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Consecutive integers such that the prime divisors of each is less or equal to 3

  1. Oct 6, 2012 #1
    For each integer n > 1, let p(n) denote the largest prime factor of n. Determine all
    triples (x; y; z) of distinct positive integers satisfying
     x; y; z are in arithmetic progression,
     p(xyz) <= 3.

    So far I have come up with 22k + 1, 22k + 1 + 22k, and 22k + 2 other than the solutions 1,2,3, or 2,3,4 or 6,9,12. Is this sufficient?
     
  2. jcsd
  3. Oct 7, 2012 #2
    If we restrict the discussion to the primitive solutions, the complete list will be (1,2,3), (2,3,4) and (2,9,16). You can exclude the rest by simple considerations modulo 3 and 8.
     
  4. Oct 7, 2012 #3
    Thank you for your answer, but can you be more specific? How can we prove that your solutions and my solutions are the only solutions?
     
  5. Oct 7, 2012 #4
    Your solutions are not the only solutions if we allow multiplying each primitive solutions by 3^a * 2^b as you did as you left out solutions such as 18, 27, 36.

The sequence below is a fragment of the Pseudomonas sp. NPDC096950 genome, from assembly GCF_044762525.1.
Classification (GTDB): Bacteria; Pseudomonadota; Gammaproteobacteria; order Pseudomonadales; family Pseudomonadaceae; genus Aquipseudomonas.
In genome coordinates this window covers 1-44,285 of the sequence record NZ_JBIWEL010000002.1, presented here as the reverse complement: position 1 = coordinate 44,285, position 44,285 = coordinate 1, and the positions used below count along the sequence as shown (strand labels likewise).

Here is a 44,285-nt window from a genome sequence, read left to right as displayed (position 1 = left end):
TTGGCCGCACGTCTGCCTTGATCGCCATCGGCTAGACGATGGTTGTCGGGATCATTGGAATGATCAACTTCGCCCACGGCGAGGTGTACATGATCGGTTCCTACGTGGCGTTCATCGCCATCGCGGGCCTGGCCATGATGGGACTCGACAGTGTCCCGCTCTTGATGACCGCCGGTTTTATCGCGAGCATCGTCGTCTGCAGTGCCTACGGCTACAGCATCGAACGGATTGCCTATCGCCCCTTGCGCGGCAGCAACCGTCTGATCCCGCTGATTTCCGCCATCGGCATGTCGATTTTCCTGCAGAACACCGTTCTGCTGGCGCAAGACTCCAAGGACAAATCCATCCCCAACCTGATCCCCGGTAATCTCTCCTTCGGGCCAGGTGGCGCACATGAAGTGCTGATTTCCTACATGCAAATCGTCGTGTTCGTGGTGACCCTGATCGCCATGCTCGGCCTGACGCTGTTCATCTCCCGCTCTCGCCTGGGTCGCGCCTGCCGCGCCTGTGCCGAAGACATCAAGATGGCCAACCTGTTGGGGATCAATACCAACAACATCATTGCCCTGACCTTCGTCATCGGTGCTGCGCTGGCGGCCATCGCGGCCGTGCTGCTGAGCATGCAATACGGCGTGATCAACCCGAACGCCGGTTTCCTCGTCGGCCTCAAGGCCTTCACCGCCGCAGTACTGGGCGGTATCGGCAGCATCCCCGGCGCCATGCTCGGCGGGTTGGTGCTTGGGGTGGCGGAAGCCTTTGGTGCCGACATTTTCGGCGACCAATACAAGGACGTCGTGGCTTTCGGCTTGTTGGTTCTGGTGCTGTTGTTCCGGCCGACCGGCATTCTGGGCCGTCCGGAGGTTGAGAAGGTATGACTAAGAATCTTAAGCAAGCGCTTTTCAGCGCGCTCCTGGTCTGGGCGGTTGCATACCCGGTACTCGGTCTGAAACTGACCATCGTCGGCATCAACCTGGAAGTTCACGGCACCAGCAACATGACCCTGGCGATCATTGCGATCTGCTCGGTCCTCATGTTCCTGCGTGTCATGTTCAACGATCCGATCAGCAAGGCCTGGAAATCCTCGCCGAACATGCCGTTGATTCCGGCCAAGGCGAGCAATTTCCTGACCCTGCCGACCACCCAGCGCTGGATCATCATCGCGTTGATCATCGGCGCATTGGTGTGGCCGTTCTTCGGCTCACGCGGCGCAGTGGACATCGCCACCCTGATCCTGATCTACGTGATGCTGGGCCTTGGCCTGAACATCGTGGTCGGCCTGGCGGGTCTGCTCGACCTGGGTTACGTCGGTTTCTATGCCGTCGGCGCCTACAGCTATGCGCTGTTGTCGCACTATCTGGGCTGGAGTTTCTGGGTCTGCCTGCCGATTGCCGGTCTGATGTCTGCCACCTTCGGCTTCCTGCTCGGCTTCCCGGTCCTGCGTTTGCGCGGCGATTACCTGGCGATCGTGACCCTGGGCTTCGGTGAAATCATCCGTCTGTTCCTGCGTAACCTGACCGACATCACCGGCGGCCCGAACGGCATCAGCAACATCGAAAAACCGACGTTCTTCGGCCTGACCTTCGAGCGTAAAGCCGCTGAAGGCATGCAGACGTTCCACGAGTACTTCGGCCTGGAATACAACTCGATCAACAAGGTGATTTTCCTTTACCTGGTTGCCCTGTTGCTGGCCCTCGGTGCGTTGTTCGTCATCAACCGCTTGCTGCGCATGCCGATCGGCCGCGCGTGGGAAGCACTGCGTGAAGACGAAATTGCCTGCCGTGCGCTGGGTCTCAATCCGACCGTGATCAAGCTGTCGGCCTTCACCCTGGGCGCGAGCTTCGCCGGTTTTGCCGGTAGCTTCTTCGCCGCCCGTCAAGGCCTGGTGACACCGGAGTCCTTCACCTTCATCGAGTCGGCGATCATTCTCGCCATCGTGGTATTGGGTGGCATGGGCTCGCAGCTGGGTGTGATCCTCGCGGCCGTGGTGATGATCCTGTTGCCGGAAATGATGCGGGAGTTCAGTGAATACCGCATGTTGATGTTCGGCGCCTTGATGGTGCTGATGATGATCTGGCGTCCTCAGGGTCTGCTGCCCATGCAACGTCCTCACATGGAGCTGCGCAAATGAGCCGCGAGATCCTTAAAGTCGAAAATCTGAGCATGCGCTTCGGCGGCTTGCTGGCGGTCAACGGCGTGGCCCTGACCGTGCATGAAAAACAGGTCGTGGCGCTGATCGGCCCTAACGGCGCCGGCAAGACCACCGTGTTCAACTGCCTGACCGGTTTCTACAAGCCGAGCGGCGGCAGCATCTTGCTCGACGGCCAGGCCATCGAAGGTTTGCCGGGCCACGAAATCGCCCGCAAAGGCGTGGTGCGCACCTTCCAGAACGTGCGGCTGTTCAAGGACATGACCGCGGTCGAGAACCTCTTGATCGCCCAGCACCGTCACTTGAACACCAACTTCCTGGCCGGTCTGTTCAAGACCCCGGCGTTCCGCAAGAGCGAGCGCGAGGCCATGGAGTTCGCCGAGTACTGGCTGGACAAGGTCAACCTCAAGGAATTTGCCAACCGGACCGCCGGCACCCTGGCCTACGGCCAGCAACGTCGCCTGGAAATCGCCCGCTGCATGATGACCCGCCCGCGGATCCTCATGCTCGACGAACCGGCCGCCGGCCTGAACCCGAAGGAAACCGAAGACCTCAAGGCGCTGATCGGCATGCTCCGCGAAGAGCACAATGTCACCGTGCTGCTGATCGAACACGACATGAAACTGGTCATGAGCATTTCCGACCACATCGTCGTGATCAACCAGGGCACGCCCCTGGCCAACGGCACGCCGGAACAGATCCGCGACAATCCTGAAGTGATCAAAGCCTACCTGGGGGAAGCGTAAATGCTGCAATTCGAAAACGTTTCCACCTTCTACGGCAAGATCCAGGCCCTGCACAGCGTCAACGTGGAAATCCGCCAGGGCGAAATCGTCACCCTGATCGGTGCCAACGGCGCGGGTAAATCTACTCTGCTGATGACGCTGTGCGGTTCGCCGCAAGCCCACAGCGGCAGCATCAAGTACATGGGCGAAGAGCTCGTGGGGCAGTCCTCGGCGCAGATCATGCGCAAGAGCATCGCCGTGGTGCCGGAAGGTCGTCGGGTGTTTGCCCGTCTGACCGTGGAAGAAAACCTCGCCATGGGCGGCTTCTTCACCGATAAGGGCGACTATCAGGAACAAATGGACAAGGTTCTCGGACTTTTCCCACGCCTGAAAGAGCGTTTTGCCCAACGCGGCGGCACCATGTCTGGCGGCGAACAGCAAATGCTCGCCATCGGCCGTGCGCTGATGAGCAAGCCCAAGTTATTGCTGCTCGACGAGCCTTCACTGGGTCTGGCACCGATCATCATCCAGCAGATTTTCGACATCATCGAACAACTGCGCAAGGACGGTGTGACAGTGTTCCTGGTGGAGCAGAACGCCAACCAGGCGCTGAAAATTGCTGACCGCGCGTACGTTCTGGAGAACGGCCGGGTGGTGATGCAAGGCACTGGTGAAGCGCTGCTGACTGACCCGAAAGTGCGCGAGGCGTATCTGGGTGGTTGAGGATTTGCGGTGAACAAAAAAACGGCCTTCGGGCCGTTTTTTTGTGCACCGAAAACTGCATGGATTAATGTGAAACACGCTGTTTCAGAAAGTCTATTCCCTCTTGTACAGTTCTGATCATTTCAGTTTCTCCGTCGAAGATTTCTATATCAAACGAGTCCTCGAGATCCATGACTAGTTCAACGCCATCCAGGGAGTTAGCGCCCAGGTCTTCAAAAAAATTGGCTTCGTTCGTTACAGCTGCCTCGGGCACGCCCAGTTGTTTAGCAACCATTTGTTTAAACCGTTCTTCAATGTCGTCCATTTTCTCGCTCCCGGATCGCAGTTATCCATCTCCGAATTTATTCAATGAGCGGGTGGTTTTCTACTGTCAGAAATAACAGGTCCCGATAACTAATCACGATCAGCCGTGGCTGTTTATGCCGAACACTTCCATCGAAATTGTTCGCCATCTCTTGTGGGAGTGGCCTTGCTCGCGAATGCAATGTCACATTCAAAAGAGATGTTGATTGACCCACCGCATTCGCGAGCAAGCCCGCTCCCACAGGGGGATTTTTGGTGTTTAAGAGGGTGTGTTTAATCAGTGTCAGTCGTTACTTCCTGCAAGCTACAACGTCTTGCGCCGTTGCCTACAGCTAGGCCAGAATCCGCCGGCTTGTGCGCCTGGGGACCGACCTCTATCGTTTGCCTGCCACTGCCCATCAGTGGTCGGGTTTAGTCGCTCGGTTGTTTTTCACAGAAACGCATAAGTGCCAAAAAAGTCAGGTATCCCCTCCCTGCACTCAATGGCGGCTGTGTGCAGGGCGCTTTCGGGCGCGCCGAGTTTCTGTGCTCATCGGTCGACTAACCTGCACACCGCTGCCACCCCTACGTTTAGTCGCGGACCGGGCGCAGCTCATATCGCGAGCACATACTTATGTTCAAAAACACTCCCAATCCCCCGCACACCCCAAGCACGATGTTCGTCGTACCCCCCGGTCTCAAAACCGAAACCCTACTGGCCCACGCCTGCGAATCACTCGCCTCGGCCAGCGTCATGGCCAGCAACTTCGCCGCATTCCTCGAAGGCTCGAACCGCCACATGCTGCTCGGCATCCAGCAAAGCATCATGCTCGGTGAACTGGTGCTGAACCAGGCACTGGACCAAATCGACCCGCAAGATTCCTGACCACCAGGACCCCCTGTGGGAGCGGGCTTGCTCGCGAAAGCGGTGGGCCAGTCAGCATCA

6. Oct 7, 2012 #5
    but how to exclude the rest by considerations mod 3 and 8? thank you.
     
  7. Oct 8, 2012 #6
    By a primitive solution, I mean a triple (a,b,c), where a, b and c have no common factor. In that sense, the list (1,2,3), (2,3,4), (2,9,16) is complete.

    To exclude the rest, you need to do some case by case analysis. One useful initial observation is that exactly one of the numbers is divisible by 3, as alternatives quickly lead to contradictions. Then the case (odd, odd, odd) should be trivial to deal with. Looking at (odd, even, odd), this has to be of the form (1, 2m, 3n) giving the equation 2m+1=3n+1. Here the RHS[itex]\equiv[/itex]2 or 4 (mod 8), so m<3, giving the solution (1,2,3). The case (even, odd, even) has to be of the form (2t,3n,2m). For m<3, we have (2,3,4). For m≥3, the last number is [itex]\equiv[/itex] 0 mod 8, the middle is [itex]\equiv[/itex]1 or 3 mod 8, so the first must be [itex]\equiv[/itex]2 or 6 mod 8, implying t=1, and n even. The resulting equation is 3n=2m-1+1 or (3c-1)(3c+1)=2m-1 where c=n/2 can only take the value 1, and we get (2,9,16), and we are done.
     
  8. Oct 9, 2012 #7
    Other soluion is (1,1,1) ? Is that an arithmetic progression? See http://en.wikipedia.org/wiki/Arithmetic_progression Never mind the problem asked for distinct numbers
     
    Last edited: Oct 9, 2012
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